Map-Reduce are a programming model that enables easy development of scalable parallel applications to process vast amounts of data on large clusters of commodity machines.  Based on this new framework, we perform extended evaluations of Map Reduce-inspired processing jobs on an IaaS cloud system and compare the results to the popular data processing framework Hadoop. Through a simple interface with two functions, map and reduce, this model facilitates parallel implementation of many real-world tasks such as data processing for search engines and machine learning. In recent years ad hoc parallel data processing has emerged to be one of the killer applications for Infrastructure-as-a- Service (IaaS) clouds. Major Cloud computing companies have started to integrate frameworks for parallel data processing in their product portfolio, making it easy for customers to access these services and to deploy their programs. Nephele is the first data processing framework to explicitly exploit the dynamic resource allocation offered by today’s IaaS clouds for both, task scheduling and execution. Particular tasks of a processing job can be assigned to different types of virtual machines which are automatically instantiated.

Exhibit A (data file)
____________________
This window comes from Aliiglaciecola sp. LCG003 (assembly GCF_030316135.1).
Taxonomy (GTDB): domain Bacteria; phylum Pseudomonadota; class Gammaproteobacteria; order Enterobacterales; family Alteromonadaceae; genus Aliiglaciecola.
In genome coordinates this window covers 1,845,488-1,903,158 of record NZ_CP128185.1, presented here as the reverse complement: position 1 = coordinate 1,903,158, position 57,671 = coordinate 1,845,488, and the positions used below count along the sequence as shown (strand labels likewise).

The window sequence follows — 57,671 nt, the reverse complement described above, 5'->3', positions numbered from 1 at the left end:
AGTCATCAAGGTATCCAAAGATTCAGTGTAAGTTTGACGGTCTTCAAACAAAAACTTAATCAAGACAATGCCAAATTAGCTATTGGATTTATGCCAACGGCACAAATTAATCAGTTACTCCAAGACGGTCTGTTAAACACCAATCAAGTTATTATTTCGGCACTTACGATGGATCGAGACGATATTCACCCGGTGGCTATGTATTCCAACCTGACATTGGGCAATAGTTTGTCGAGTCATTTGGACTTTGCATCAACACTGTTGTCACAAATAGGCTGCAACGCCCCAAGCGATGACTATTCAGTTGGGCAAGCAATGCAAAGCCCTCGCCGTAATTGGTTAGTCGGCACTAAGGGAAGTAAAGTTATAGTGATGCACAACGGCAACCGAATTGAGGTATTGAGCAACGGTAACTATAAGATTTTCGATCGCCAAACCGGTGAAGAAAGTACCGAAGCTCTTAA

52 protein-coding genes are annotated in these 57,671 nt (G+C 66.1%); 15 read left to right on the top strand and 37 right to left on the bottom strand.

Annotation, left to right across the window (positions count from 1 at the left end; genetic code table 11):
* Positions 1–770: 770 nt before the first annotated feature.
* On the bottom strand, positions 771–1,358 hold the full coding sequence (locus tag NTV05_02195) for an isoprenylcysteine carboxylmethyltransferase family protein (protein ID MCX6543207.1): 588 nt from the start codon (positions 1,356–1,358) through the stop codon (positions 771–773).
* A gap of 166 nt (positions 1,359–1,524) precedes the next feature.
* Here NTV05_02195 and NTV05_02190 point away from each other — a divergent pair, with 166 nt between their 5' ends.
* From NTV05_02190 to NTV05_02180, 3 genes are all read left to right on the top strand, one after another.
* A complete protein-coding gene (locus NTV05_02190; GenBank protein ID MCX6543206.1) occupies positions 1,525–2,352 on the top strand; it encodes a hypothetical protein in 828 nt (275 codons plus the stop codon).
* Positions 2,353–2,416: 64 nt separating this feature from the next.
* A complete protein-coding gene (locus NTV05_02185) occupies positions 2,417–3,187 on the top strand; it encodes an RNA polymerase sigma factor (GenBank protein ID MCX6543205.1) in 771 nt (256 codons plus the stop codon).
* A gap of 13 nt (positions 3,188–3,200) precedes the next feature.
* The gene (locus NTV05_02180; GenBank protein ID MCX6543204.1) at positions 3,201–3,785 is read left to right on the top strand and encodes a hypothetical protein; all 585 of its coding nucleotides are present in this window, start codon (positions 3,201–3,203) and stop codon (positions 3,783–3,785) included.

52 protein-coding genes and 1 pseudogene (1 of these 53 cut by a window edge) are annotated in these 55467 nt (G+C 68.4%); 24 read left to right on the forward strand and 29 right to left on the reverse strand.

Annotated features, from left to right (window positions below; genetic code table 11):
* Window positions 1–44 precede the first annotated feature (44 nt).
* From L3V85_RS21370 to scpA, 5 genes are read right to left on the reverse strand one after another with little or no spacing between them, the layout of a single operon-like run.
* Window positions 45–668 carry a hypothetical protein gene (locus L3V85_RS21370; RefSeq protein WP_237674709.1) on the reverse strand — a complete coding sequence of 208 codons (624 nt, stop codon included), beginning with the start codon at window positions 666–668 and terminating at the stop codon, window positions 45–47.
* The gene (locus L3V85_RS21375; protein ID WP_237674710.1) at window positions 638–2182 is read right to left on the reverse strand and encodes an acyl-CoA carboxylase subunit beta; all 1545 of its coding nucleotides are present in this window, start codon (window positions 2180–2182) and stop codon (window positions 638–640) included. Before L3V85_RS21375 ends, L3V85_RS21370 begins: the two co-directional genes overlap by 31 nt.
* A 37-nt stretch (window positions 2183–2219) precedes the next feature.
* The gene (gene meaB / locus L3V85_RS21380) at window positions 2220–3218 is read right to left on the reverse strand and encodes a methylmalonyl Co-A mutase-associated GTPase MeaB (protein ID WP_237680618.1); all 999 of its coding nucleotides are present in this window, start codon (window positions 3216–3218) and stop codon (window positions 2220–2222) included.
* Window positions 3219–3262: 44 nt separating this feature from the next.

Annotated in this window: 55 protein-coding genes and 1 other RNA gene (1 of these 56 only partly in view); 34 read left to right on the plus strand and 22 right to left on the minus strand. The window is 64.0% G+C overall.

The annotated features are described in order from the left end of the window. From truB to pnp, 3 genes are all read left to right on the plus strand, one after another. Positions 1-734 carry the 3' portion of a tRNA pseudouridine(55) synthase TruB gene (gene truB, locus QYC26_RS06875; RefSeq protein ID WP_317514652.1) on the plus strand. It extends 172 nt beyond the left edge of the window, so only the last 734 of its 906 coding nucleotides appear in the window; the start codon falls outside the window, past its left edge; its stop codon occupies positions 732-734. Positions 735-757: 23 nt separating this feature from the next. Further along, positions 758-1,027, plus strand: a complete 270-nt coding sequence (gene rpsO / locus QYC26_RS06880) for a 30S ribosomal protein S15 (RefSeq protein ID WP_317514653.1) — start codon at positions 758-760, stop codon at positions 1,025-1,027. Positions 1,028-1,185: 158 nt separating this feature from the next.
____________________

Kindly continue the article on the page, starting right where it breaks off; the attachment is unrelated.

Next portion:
In order to simplify the development of    distributed applications on top of such architectures, many of these companies have also built customized data processing frameworks. They can be classified by terms like high throughput computing (HTC) or many-task computing (MTC), depending on the amount of data and the number of tasks involved in the computation. Although these systems differ in design, their programming models share similar objectives, namely hiding the hassle of parallel programming, fault tolerance, and execution optimizations from the developer. Developers can typically continue to write sequential programs. The processing framework then takes care of distributing the program among the available nodes and executes each instance of the program on the appropriate fragment of data. Instead, Cloud computing has emerged as a promising approach to rent a large IT infrastructure on a short-term pay-per-usage basis. Operators of so-called Infrastructure-as-a-Service allocated. In this paper we want to discuss the particular challenges and opportunities for efficient parallel data processing in clouds and present Nephele, a new processing framework explicitly designed  cloud environments. Most notably, Nephele is the first data processing framework to include the possibility of dynamically allocating/deallocating different compute resources from a cloud in its scheduling and during job execution



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